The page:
//TODO: Write this post
I don’t think there is a large code-base that has been worked on for a while, in any common language, that would not have some TODOs scattered around the code. In fact there is dedicated functionality in popular IDEs (Visual Studio included, and ReSharper adds on top) to ease tracking of TODOs in code.
Some time ago my team have been doing a code review and have actually had a luxury of a week dedicated solely to refactoring (a rare treat I would think for most projects). Part of that exercise was revisiting the TODOs scattered around. We got rid of all, and it most cases simply by deleting the comment. After all, functionally the code was complete.
I started pondering why TODOs appeared there in the first place and found two reasons straight away (or at least two reasons that people would usually give):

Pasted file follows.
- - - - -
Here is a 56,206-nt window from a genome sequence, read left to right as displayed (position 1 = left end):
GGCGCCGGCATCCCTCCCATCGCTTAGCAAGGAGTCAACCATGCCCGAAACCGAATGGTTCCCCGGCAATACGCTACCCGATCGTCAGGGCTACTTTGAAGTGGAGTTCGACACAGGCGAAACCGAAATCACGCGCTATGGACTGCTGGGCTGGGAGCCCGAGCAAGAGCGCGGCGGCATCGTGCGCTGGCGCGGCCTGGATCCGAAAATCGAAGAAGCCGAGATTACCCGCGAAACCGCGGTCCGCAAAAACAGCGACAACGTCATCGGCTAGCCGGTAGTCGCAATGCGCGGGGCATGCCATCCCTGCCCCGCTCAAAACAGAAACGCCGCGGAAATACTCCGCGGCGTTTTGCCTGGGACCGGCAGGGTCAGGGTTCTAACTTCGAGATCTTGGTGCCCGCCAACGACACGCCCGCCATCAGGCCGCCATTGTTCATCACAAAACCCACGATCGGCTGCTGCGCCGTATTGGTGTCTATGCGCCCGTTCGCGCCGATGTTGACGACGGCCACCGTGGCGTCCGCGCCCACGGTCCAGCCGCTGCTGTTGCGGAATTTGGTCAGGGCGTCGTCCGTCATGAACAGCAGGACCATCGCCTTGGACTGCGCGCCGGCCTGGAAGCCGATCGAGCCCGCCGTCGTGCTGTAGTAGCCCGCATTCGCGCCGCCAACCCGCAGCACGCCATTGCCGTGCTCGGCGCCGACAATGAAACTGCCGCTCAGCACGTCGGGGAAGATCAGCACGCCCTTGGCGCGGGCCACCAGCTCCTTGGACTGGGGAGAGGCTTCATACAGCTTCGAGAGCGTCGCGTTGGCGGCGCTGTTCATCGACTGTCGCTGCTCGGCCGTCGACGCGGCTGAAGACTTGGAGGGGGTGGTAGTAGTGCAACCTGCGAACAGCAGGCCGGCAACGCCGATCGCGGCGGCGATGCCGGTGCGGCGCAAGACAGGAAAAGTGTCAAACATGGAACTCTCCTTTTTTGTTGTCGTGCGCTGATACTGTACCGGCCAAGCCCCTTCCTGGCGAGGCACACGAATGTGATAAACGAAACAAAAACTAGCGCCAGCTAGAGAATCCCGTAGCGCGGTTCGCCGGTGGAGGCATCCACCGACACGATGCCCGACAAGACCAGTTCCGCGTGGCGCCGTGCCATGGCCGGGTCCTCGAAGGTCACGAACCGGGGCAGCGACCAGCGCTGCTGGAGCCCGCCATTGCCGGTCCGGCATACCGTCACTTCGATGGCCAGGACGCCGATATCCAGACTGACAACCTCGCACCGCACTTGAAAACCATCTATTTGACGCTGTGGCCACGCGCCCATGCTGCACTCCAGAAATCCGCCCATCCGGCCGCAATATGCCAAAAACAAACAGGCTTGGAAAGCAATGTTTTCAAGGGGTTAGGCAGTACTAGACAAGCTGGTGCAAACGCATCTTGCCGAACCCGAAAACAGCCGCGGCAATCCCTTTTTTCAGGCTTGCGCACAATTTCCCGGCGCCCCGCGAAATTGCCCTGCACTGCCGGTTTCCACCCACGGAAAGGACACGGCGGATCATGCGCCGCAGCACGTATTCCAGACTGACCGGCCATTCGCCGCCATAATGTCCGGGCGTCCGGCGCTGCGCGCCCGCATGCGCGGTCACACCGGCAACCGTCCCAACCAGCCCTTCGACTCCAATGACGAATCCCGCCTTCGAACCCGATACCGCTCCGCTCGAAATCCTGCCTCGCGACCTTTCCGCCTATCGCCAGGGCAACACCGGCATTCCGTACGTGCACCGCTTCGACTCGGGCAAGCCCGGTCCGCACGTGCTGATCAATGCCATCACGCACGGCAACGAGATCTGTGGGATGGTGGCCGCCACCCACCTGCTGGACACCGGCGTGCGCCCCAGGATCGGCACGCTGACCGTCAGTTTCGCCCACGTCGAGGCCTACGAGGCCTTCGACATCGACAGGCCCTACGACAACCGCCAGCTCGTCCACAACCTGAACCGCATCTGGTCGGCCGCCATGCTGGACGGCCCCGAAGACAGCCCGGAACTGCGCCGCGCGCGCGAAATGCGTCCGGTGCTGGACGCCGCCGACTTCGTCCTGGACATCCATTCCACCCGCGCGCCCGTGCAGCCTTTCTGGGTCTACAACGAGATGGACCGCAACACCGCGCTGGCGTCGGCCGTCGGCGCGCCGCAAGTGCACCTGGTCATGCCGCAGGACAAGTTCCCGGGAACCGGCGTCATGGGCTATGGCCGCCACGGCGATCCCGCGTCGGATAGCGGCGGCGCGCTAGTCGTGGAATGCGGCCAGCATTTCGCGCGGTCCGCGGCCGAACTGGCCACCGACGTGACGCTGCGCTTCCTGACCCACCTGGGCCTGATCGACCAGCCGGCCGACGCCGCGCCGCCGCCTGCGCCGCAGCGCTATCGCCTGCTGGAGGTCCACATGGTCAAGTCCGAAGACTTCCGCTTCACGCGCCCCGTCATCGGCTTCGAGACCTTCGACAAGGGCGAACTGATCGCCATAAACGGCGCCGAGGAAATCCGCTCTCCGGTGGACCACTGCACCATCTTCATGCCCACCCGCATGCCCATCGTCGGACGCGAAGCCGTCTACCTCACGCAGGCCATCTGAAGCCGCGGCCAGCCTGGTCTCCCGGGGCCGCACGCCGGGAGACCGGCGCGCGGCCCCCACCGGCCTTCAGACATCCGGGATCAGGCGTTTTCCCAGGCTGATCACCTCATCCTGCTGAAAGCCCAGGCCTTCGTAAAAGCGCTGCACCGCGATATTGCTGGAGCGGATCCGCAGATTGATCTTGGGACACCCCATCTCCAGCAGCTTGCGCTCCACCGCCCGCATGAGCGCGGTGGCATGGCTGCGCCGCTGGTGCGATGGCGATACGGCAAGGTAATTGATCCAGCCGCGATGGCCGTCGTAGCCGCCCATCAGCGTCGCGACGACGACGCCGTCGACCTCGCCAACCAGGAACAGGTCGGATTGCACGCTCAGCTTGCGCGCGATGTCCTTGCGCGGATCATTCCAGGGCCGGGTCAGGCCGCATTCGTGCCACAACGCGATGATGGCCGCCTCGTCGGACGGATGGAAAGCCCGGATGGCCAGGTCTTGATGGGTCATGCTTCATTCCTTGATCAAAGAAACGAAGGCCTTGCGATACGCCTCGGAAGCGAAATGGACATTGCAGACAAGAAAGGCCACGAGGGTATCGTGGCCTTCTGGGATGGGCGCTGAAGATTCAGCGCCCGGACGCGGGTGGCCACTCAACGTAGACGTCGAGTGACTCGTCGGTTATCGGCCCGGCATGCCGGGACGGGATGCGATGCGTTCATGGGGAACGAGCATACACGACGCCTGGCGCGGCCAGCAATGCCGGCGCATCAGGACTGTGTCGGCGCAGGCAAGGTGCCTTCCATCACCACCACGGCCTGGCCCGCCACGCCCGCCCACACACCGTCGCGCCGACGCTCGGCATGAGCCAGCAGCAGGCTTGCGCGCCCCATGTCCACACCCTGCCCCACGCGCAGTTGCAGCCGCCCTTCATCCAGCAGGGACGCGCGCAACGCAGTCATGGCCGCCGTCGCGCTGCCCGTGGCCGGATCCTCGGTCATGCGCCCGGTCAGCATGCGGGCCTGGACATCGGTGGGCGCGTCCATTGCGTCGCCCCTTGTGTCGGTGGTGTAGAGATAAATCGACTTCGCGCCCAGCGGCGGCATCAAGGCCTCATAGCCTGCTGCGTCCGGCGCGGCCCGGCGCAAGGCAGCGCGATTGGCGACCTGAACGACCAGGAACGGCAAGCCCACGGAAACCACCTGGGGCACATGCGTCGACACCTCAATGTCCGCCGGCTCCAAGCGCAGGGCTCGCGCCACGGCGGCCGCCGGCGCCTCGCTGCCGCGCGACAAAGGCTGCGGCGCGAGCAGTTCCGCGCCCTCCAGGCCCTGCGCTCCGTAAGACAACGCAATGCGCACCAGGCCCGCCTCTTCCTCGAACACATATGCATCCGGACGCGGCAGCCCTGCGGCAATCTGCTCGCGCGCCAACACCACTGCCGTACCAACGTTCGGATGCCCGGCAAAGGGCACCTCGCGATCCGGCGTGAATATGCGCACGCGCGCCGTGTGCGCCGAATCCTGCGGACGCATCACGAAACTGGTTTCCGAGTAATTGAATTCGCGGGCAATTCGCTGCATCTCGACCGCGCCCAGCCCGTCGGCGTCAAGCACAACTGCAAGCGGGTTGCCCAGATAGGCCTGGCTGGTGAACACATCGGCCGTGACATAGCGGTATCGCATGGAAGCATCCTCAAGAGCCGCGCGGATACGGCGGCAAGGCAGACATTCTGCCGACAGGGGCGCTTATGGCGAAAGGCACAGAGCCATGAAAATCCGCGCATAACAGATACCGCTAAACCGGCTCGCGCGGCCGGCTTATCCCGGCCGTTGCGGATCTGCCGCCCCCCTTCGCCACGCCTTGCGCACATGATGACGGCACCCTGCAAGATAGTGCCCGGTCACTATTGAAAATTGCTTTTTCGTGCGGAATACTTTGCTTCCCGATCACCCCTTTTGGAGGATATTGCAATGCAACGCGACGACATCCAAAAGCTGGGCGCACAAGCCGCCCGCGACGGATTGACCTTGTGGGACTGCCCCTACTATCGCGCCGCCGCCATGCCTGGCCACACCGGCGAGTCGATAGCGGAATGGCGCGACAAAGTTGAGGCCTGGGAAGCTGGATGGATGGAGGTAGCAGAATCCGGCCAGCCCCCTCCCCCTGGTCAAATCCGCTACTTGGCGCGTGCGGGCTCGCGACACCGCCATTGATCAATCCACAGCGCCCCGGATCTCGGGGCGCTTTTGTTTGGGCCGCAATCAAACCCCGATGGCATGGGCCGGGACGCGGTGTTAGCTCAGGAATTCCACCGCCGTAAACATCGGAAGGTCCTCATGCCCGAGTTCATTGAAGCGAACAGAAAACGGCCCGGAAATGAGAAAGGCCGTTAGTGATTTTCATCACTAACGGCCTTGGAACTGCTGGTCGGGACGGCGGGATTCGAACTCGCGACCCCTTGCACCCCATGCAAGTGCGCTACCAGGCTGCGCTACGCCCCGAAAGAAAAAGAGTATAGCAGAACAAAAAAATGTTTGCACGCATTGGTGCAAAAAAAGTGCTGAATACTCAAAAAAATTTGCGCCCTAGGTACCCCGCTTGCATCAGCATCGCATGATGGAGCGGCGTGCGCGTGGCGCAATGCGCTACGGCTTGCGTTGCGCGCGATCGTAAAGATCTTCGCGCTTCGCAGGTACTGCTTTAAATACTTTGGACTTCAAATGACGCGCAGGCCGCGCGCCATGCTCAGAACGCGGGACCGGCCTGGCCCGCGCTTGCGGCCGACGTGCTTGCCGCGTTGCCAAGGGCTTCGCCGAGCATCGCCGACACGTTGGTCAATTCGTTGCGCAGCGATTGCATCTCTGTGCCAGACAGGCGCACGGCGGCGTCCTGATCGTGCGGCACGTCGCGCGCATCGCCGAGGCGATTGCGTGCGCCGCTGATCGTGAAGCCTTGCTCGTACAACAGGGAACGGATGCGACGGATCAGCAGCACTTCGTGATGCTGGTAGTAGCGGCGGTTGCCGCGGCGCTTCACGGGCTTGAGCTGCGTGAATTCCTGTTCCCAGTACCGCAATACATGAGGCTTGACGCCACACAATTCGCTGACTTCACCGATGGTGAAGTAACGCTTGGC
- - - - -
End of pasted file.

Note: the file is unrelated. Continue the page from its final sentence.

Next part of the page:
- I didn’t know how to do it;
- I didn’t have time to do it;
My take is, TODOs are a learning opportunity
//TODO: Implement this using the FetchStategy //TODO: Confirm what is the maximum length here
and also, in context of Lean software development, they could be classified as inventory and thus waste. Finally if they simply express functional requirements
//TODO: Get this value from the user
or non-functional requirements
//TODO: Improve performance of this method
they should not be TODOs at all as there are better places (on the backlog) to capture this information.
I have now decided to accelerate my learning (both about technology and project) and never to put another TODO in code. Instead, allocate time immediately (as I am never too busy), and resolve the problem at hand. Try it, it may strangely increase your productivity.